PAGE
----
Source: Wolovick et al.

An example of the proposed geoengineering project. By blocking off the warm water that would otherwise eat away at the glacier's base, further sea level rise might be preventable.

But other, more feasible options could also be effective. For example, building a smaller wall that blocks about 50% of warm water from reaching the glacier would have about a 70% chance of preventing a runaway collapse, while constructing a series of isolated, 1,000-foot-tall columns on the seafloor as supports had about a 30% chance of success.

Still, the authors note that the frigid waters of the Antarctica present unprecedently challenging conditions for such an ambitious geoengineering project. They were also sure to caution that their encouraging results shouldn't be seen as reasons to neglect other measures that would cut global emissions or otherwise combat climate change.

"There are dishonest elements of society that will try to use our research to argue against the necessity of emissions' reductions. Our research does not in any way support that interpretation," they wrote.

"The more carbon we emit, the less likely it becomes that the ice sheets will survive in the long term at anything close to their present volume."

A 2015 report from the National Academies of Sciences, Engineering, and Medicine illustrates the potentially devastating effects of ice-shelf melting in western Antarctica.

"As the oceans and atmosphere warm, melting of ice shelves in key areas around the edges of the Antarctic ice sheet could trigger a runaway collapse process known as Marine Ice Sheet Instability. If this were to occur, the collapse of the West Antarctic Ice Sheet (WAIS) could potentially contribute 2 to 4 meters (6.5 to 13 feet) of global sea level rise within just a few centuries."

Why the worst part about climate change isn't rising temperatures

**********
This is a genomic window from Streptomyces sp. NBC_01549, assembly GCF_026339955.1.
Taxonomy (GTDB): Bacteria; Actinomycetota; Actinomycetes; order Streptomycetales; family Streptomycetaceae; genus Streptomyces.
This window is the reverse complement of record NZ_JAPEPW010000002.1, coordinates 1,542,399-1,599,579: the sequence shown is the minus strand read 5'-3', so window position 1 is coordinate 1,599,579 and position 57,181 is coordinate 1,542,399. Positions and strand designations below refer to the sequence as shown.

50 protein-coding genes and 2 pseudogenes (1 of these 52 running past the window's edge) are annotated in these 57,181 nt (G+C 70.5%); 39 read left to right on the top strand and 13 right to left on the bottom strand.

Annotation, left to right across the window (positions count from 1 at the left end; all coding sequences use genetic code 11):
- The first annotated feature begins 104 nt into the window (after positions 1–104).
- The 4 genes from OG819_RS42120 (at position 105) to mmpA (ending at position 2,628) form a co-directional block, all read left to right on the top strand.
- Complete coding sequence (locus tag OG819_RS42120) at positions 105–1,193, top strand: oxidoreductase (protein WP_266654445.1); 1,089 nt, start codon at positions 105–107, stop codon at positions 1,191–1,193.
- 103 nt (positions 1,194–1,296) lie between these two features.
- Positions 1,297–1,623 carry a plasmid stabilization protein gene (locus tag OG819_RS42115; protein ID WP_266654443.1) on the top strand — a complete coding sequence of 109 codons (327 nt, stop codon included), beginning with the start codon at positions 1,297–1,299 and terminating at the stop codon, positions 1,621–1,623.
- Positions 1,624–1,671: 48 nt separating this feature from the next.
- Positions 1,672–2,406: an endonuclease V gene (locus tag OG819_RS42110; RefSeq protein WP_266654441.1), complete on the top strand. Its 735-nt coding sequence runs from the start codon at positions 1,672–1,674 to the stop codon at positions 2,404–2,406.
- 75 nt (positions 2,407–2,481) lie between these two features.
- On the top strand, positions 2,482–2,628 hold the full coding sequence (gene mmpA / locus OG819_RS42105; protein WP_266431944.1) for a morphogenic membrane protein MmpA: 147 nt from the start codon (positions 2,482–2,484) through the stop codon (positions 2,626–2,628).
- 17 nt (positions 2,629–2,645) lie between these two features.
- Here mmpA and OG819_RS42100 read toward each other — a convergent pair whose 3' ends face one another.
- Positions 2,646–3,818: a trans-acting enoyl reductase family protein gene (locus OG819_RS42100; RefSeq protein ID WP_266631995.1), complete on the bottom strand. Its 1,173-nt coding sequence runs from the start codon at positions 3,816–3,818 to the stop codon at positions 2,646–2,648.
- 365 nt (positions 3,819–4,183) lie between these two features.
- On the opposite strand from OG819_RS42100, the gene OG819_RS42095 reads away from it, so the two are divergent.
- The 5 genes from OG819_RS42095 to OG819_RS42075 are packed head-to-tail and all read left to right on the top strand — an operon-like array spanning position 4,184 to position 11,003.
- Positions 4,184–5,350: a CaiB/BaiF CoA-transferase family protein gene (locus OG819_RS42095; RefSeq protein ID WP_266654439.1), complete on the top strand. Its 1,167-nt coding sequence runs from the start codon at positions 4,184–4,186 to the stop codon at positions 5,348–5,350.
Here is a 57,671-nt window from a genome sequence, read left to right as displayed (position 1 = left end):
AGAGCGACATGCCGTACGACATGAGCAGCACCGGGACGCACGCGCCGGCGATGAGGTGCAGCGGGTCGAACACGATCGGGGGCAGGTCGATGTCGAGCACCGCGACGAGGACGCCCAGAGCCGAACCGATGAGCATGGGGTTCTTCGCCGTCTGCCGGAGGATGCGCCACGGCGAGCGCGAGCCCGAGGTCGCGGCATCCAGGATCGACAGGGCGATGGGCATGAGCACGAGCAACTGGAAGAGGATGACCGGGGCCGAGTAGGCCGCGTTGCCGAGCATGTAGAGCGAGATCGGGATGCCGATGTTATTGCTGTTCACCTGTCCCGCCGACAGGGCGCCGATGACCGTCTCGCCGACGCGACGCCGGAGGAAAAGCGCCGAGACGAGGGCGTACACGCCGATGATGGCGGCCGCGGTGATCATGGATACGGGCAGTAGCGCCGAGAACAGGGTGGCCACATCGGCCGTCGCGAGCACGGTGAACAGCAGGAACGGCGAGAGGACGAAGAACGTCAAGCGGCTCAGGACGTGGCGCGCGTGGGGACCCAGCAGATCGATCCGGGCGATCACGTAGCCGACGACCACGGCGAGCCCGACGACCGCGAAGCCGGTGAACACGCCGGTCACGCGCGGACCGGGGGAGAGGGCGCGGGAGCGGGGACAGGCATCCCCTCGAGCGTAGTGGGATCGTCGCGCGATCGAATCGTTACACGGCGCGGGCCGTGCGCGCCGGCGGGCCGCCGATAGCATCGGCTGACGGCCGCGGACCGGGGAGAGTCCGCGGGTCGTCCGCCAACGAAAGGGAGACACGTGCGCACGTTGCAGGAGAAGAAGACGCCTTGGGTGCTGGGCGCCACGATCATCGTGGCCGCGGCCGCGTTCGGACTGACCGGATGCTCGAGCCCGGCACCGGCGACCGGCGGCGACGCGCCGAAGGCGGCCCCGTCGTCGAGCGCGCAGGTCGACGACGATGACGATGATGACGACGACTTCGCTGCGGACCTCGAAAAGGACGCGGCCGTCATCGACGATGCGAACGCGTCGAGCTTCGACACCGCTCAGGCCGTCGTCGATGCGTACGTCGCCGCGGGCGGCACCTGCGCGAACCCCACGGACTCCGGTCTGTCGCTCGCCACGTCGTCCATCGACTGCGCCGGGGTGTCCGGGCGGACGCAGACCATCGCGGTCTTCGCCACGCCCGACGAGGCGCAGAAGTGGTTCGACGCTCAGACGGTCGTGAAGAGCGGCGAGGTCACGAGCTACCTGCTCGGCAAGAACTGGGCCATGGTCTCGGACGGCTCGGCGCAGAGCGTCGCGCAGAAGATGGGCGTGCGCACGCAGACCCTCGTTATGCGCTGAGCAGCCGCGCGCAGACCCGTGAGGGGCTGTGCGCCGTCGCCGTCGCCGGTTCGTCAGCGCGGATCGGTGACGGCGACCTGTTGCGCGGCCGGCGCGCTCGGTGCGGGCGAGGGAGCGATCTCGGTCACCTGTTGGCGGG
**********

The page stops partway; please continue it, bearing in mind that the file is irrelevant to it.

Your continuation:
The world's getting hotter, and it's getting more volatile. We need to start thinking about how climate change encourages conflict.

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Politics & Current Affairs
  • Climate change is usually discussed in terms of how it impacts the weather, but this fails to emphasize how climate change is a "threat multiplier."
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Human beings are great at responding to imminent and visible threats. Climate change, while dire, is almost entirely the opposite: it's slow, it's pervasive, it's vague, and it's invisible. Researchers and policymakers have been trying to package climate change in a way that conveys its severity. Usually, they do so by talking about its immediate effects: rising temperature, rising sea levels, and increasingly dangerous weather.

These things are bad, make no mistake about it. But the thing that makes climate change truly dire isn't that Cape Cod will be underwater next century, that polar bears will go extinct, or that we'll have to invent new categories for future hurricanes. It's the thousands of ancillary effects — the indirect pressure that climate change puts on every person on the planet.

How a drought in the Middle East contributed to extremism in Europe


Nigel Farage in front of a billboard that leverages the immigration crisis to support Brexit.

Because climate change is too big for the mind to grasp, we'll have to use a case study to talk about this. The Syrian civil war is a horrific tangle of senseless violence, but there are some primary causes we can point to. There is the longstanding conflicts between different religious sects in that country. Additionally, the Arab Spring swept Syria up in a wave of resistance against authoritarian leaders in the Middle East — unfortunately, Syrian protests were brutally squashed by Bashar Al-Assad. These, and many other factors, contributed to the start of the Syrian civil war.